Can You Eat Raw Beetroot? (Benefits And Quantity)

Beetroot can be eaten cooked or raw. You can consume both the root (the purple fleshy part) and the leaves attached to it. Prolonged cooking and high heat when boiling or deep-frying can change the beetroot’s nutrient composition, notably decreasing the dietary nitrates and vitamins C and B they contain.

To get the maximum nutritional benefit, you should consider eating beetroots raw or only slightly cooked. 

When consuming raw beetroot, you’ll want to peel the outside skin off to reveal the center purple flesh. The only exception to this is if you’re juicing it, and in that case, you can leave the skin on. 

cutting raw beetroot
Yes, you can eat beets raw! 

After that, what you do with it is up to you! Consume it as is, or use it in a salad, a topping on your favorite dish, or blend it in a smoothie; there are so many delicious and nutritious recipes you can try. 

If you lack yummy ideas, try out any one of these 11 Best Beetroot Smoothie Recipes For Weight Loss.

Are Raw Veggies Really Healthier Than Cooked Ones?

vegetables in the bowl on the table

It is an excellent question, but the answer is not that simple because it depends on the vegetables, your dietary goals, and the cooking methods you use.

Although beetroot is most nutritious when eaten raw, cooking it can often improve its taste and texture, but it will somewhat change the nutritional content.

So, if you want to cook beetroot instead of eating it raw, then the best cooking method to retain the most nutrients includes roasting, steaming, and microwaving. 

Boiling, deep or shallow frying and pressure cooking eliminate many beneficial vitamins and minerals.

Also, your body absorbs and breaks down nutrients from cooked and raw vegetables in different ways.

So here are some general pros and cons of eating raw and cooked vegetables.

Examples of some of the foods best, when eaten raw or just lightly cooked:

  • Beets
  • Salad greens 
  • Broccoli
  • Cauliflower
  • Cucumber
  • Celery
  • Onion
  • Radish

Examples of foods best eaten cooked are: (But still fine to eat them raw if you want!)

  • Asparagus
  • Kale
  • Spinach
  • Brussels Sprouts
  • Artichokes
  • Green Beans
  • Celery
  • Eggplant
  • Carrots
  • Some types of yams and sweet potatoes

Raw Vegetables Vs. Cooked Vegetables

raw vegetable sticks

1. Raw veggies are often higher in antioxidants that can protect against many ailments. Carotenoids are compounds that give many veggies their bright color; these include β-carotene and lutein found in red beetroot, beta-carotene found in carrots, lutein found in greens like spinach, lycopene found in tomatoes, and zeaxanthin found in peppers. These carotenoids are potent antioxidants that can protect you against various diseases and also enhance your immune system.

2. Cooking depletes vegetables of water-soluble vitamins, including vitamin C and B-complex vitamins like thiamin, riboflavin, niacin, folic acid, pyridoxine, and cyanocobalamin. If you eat your veggies raw, you will get more of these nutrients.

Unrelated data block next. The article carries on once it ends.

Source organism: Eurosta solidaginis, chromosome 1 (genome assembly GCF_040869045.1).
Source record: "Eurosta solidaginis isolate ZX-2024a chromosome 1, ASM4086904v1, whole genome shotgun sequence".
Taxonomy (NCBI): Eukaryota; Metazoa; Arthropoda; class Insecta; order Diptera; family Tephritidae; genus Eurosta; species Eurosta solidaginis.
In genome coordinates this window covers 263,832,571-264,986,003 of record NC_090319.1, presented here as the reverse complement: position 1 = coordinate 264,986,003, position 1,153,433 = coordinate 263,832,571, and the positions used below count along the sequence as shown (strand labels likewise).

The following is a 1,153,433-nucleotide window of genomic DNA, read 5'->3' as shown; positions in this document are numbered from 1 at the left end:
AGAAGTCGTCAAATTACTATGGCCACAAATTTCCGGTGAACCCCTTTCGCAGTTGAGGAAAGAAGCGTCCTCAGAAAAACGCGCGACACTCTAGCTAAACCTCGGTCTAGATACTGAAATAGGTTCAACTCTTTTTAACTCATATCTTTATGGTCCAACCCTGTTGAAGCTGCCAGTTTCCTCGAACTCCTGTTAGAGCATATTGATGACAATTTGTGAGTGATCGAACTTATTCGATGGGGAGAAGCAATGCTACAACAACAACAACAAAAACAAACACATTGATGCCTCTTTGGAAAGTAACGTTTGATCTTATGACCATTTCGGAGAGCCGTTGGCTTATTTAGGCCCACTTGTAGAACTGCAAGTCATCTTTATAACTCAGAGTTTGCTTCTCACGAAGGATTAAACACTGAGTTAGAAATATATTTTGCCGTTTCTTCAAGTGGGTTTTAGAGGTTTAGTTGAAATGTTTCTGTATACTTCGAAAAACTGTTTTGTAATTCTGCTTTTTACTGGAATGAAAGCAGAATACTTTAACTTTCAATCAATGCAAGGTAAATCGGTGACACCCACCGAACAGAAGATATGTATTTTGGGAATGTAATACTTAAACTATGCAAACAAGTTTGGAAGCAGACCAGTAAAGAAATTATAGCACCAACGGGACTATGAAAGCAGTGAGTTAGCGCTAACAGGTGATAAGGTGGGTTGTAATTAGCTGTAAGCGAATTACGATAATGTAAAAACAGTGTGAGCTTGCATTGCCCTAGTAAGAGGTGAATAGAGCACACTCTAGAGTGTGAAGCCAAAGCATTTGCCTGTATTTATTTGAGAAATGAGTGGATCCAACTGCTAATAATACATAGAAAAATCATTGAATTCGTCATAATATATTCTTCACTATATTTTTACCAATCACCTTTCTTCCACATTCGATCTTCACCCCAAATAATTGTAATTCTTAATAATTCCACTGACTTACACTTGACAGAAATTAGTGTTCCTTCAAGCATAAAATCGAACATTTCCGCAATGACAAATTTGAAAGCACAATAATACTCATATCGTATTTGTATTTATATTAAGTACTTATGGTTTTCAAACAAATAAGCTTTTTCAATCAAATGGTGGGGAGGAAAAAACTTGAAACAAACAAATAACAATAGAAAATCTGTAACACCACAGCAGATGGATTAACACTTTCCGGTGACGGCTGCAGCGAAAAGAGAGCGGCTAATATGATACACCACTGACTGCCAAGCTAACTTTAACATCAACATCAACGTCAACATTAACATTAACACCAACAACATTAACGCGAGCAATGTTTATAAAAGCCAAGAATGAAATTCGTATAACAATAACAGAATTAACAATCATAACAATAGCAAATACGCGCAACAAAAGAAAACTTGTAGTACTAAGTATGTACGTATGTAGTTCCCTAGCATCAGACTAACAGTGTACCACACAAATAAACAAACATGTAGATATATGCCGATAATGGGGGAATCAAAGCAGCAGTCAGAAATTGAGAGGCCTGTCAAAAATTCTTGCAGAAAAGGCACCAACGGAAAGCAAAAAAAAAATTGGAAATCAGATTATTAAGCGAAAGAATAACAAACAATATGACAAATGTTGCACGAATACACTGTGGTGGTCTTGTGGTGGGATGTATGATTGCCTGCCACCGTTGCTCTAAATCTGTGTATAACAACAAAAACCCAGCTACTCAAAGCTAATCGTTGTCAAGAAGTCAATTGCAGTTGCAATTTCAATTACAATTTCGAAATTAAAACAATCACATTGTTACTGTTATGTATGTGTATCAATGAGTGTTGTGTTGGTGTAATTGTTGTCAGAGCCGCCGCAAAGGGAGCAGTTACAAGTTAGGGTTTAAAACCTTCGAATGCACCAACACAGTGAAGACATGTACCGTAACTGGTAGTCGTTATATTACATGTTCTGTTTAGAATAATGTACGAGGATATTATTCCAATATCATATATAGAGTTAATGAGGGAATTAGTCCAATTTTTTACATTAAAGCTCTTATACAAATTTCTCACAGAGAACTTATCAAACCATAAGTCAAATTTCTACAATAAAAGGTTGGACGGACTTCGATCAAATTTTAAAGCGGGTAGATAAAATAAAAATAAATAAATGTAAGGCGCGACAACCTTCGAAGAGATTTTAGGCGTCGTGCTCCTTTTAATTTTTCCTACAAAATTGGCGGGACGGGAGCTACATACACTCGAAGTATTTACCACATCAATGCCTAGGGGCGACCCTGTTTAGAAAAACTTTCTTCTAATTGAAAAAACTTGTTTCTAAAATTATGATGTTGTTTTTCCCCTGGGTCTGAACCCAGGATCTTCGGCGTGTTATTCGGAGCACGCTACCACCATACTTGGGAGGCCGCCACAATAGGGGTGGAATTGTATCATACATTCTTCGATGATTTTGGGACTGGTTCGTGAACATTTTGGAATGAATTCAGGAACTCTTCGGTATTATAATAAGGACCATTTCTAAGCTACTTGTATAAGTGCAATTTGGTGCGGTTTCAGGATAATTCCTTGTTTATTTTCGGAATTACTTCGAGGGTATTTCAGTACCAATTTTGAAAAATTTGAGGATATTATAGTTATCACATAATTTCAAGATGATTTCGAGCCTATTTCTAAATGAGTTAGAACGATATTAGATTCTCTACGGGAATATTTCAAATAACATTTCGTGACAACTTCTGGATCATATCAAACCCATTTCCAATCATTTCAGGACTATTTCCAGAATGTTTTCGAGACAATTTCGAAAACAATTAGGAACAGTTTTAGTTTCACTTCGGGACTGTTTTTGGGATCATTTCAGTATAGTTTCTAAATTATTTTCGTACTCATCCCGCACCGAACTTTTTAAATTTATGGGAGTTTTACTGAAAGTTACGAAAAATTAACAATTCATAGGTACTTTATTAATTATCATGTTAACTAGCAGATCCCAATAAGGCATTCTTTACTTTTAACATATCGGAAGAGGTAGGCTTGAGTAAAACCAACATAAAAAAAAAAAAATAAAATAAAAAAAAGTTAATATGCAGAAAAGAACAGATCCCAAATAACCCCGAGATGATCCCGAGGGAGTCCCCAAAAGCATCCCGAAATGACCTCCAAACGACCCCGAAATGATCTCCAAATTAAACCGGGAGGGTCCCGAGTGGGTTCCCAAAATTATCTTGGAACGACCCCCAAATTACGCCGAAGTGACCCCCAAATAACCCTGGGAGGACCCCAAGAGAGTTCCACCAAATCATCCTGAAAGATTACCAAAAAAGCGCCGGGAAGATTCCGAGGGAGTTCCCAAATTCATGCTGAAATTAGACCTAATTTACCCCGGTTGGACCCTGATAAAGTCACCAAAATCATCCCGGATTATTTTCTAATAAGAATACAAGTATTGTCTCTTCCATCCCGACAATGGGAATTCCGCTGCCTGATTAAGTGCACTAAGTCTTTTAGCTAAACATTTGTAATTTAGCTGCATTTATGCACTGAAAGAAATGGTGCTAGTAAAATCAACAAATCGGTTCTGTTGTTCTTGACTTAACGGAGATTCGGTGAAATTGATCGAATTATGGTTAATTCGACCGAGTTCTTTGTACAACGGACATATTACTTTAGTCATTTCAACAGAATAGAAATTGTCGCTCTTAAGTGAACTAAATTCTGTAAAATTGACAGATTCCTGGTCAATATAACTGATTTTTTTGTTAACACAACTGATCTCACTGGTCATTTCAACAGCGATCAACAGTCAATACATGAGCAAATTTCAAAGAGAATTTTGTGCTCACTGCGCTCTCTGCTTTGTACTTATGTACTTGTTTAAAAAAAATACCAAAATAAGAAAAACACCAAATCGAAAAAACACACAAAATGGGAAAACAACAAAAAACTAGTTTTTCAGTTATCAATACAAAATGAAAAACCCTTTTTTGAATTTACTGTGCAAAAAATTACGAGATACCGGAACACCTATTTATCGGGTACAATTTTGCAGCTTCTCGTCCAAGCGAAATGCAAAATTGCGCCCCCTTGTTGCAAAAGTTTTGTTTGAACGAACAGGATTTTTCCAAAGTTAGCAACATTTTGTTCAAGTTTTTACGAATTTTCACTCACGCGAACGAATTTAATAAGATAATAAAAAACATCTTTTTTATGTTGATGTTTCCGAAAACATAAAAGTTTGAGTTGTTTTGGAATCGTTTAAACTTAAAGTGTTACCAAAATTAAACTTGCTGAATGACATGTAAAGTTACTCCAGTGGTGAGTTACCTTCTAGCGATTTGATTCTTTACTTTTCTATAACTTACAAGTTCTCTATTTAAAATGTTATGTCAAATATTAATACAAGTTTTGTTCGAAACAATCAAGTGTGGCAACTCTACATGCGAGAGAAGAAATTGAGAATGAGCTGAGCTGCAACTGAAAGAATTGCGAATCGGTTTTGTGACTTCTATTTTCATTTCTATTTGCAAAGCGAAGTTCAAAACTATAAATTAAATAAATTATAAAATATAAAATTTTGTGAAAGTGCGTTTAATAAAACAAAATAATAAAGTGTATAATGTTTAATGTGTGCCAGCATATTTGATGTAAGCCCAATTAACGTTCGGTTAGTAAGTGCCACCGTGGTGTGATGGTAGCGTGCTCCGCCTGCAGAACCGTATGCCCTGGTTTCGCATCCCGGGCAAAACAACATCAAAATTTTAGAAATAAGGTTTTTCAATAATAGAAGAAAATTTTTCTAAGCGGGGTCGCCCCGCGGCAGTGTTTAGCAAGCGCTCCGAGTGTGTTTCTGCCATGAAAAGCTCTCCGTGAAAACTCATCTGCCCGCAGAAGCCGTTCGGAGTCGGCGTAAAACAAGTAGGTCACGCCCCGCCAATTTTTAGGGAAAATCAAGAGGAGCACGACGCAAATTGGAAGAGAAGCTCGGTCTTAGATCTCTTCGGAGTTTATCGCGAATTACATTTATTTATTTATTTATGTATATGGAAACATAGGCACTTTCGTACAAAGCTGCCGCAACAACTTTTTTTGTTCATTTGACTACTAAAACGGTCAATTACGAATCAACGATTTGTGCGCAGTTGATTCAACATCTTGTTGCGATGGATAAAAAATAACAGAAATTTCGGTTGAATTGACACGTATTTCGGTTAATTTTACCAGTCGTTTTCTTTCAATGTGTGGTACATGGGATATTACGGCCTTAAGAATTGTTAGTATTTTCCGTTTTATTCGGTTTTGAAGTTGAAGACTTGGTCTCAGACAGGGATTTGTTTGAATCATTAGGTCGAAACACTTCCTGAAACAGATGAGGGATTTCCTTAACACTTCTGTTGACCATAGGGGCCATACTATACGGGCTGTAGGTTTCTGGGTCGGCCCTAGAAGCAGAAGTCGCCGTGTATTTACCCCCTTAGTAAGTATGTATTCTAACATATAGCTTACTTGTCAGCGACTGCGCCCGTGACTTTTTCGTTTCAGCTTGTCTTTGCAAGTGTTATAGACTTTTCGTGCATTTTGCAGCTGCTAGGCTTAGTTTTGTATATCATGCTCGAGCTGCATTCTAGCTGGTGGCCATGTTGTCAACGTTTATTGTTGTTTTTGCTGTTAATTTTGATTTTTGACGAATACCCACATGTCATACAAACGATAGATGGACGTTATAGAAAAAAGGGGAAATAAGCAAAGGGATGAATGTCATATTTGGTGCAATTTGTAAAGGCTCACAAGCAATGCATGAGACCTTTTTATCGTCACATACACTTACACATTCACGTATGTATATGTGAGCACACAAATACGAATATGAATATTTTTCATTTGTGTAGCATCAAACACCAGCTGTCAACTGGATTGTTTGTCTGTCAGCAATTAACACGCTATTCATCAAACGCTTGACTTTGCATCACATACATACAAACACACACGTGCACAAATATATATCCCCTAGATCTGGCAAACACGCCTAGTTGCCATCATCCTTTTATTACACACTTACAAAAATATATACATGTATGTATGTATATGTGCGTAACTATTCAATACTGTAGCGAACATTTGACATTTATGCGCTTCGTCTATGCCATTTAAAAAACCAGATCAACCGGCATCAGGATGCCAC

3. Raw vegetables have a lower glycemic index which means they do not cause significant blood sugar fluctuations as quickly after being eaten as cooked vegetables do. This is especially helpful for those trying to lose weight, but it can be beneficial to anyone, really!

4. Cooking usually reduces the risk of foodborne illness because germs are killed by heat during cooking.

7. Raw veggies may contain pesticide residues and natural toxins that interfere with the absorption of certain minerals, create inflammation, cause digestive discomfort, and lower resistance to disease-causing bacteria and viruses. These substances are often neutralized or minimized by cooking.

9. Raw veggies are harder to digest, so our body needs to use more energy to digest them than cooked vegetables. Cooking softens fiber so your body can extract more of the energy it needs from food rather than passing it through the intestines to be excreted. If you want to absorb fewer calories, you should consume more raw foods and cut down on cooked vegetables.

10. Cooking actually makes some foods more nutritious! Vitamin C, folate, and fiber absorption are all increased when veggies are cooked (especially green leafy vegetables). While heating food usually reduces minerals like magnesium, copper, zinc, and iron, cooking can increase the amount of calcium available to your body from about 6% to 20%. Cooking greens like kale enhances the absorption of vitamin A by up to five times, increasing its antioxidant effect.

11. Cooking allows for easier digestion of foods, especially when consumed with fats or in stew-like dishes which are digested more slowly.

Benefits Of Eating Raw Beets

raw beetroot nutrition facts

Let’s look at why you should eat raw beetroot in the first place. The health benefits of beets are usually one of the main factors people add them to their diet (aside from being natural food coloring and flavor they add to any dish).

What’s great about this vegetable is that it contains low calories and high fiber—making it the perfect food to eat when trying to manage your weight. 

One cup of beets alone can contain up to four grams of dietary fiber. This fiber also helps avoid unpleasant situations like constipation, hemorrhoids, and a myriad of other digestion issues. 

In addition to that, beets are also a good source of folate, potassium, vitamin A, C, folate (vitamin B9), iron, and magnesium. But what makes beetroot especially popular among the sports and fitness crowd are the nutrients it brings that can improve your cardiovascular performance and maximize your training activities.